Sea Scouts around the world compete in competitions that we call regattas every year. The regattas test a Sea Scout crew’s abilities in numerous forms including teamwork, application of knowledge, piloting and navigational skills, and even individual abilities such as sailing and the ability to climb a rope. In these regattas, crews must work together to do their best. Of course, to do this, a great deal of practice is required on the part of everyone who is going to compete.
Depending on how much practice they get, a crew can be good at certain things and not do so well at others. While one crew may have an affinity to doing one activity, another crew might be more skilled at doing another. The members of each crew are the same. While one member may be able to climb a rope faster than everyone else, another member might be better skilled with more intellectual based activities such as piloting or radio events. One of the main jobs of the quarterdeck of each crew during these regattas is to realize everyone’s abilities and place people in certain positions according to their own skill sets. Having someone in a position where they aren’t comfortable or where they aren’t skilled can be dangerous depending on the event, especially if they don’t get time to practice.
Practice makes perfect of course. It also keeps people safe. As I stated before, having someone in a position they aren’t used to can be dangerous. It’s always good to take safety precautions first when a member is trying out a position that can be harmful if done wrong. Say you have a Scout in Breeches Buoy who is a runner. If he steps in the endless whip or gets caught up in a line, that could be a problem for everyone. Of course, in regattas there are judges who make sure that the Scouts stay safe while they compete, but it’s still a very good idea to make sure that during practices, you make sure that not only yourself, but your crew is safe as well.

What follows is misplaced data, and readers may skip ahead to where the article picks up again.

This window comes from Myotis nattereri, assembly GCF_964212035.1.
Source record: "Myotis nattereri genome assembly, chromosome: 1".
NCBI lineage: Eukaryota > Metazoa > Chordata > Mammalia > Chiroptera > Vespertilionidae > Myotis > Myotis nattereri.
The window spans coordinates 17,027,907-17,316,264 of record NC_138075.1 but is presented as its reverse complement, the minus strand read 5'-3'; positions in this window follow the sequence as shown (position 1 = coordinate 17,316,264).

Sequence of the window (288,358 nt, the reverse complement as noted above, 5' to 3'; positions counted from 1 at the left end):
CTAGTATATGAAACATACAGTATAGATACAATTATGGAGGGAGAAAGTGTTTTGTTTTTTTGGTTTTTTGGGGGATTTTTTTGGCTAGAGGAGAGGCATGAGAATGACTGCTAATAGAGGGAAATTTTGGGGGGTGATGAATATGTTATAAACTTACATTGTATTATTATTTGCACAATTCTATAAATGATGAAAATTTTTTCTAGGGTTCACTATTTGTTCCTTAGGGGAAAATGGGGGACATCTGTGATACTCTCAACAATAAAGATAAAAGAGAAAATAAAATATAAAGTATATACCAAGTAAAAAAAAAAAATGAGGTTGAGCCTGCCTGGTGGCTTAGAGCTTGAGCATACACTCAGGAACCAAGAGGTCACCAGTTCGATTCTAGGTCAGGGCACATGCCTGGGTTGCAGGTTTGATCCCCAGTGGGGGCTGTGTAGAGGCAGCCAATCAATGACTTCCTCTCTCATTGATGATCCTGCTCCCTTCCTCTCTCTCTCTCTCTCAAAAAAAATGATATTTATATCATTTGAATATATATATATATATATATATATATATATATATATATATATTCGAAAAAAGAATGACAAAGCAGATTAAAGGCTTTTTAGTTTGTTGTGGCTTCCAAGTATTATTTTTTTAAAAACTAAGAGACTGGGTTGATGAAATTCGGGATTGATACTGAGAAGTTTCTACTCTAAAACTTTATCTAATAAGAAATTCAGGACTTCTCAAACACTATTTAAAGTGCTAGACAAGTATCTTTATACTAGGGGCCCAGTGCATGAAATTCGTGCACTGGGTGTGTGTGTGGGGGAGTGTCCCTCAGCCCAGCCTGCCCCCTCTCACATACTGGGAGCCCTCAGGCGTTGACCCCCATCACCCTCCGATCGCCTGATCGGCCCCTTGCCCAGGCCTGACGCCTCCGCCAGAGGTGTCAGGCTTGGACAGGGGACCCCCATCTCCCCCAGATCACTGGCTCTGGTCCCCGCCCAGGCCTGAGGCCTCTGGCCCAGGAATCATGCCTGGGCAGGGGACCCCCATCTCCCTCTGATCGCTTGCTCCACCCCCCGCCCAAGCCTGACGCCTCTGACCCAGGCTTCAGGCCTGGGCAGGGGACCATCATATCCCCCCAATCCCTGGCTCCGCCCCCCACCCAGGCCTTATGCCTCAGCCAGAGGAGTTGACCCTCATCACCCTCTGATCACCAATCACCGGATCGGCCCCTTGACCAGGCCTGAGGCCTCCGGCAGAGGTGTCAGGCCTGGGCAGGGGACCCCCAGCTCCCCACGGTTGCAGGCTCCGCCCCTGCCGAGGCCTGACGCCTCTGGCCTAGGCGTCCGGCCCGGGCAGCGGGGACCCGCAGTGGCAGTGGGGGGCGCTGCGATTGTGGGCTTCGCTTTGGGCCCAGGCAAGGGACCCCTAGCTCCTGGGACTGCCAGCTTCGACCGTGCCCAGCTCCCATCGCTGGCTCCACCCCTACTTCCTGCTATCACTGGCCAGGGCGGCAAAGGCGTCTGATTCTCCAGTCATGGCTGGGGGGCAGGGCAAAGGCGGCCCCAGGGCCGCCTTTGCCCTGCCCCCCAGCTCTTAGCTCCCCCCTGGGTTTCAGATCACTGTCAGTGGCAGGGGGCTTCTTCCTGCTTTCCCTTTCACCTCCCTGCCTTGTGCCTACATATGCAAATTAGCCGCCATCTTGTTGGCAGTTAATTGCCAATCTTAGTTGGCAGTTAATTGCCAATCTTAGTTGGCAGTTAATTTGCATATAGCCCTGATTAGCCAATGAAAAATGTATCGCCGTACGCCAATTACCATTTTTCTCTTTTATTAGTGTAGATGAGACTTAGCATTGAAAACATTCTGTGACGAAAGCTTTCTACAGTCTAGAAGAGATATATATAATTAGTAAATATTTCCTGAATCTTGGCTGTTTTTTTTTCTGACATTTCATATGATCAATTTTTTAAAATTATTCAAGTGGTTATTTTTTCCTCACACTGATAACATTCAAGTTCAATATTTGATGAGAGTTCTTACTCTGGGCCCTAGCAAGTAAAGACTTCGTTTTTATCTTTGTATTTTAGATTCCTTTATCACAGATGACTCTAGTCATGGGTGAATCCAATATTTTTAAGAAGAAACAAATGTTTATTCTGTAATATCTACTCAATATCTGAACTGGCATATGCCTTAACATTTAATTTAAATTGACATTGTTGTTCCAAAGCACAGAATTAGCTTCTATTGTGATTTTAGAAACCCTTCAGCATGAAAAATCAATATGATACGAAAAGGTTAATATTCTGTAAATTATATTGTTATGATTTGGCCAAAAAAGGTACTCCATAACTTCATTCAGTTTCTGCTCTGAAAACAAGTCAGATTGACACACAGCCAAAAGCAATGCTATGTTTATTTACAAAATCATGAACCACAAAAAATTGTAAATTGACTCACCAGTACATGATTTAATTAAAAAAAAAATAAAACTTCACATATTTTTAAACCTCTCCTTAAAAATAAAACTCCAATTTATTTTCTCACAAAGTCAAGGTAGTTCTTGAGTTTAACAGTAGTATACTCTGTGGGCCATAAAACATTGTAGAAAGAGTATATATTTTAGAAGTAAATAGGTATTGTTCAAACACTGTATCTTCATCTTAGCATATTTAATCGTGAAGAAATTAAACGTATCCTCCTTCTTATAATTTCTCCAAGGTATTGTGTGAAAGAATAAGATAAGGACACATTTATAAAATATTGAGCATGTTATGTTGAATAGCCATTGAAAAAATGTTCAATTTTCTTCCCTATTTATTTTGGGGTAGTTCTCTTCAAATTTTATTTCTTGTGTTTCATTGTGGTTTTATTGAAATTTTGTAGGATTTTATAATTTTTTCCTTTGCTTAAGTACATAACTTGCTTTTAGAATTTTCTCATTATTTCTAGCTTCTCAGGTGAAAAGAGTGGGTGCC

Attendance is key. If a regatta is coming up and you want to have the best team you can possibly have, try to get as many people who will be competing there to practice as you possibly can. The best is having everyone there. Practicing with the people who are competing is important because, say you know you’ll have a specific team for an event such as Floatilla, or Pull Boat, but you are short one person at the practice, so you just swap him/her out for someone else who won’t even be at the regatta. At the time it might work but the problem is that the crew will get used to that person and when you get to the regatta later on, they won’t be used to working with the person that wasn’t there. Not to mention that the person who wasn’t there won’t have as much practice either
Finally, the biggest key to a good regatta team is respect towards your crew and to other crews. You probably aren’t going to win every event and that’s okay. The most important part is that you respect those who do better than you and even take advice from them on how to get better. Every crew trains differently for regattas so it’s best to see what works for your crew and improve upon it as you go.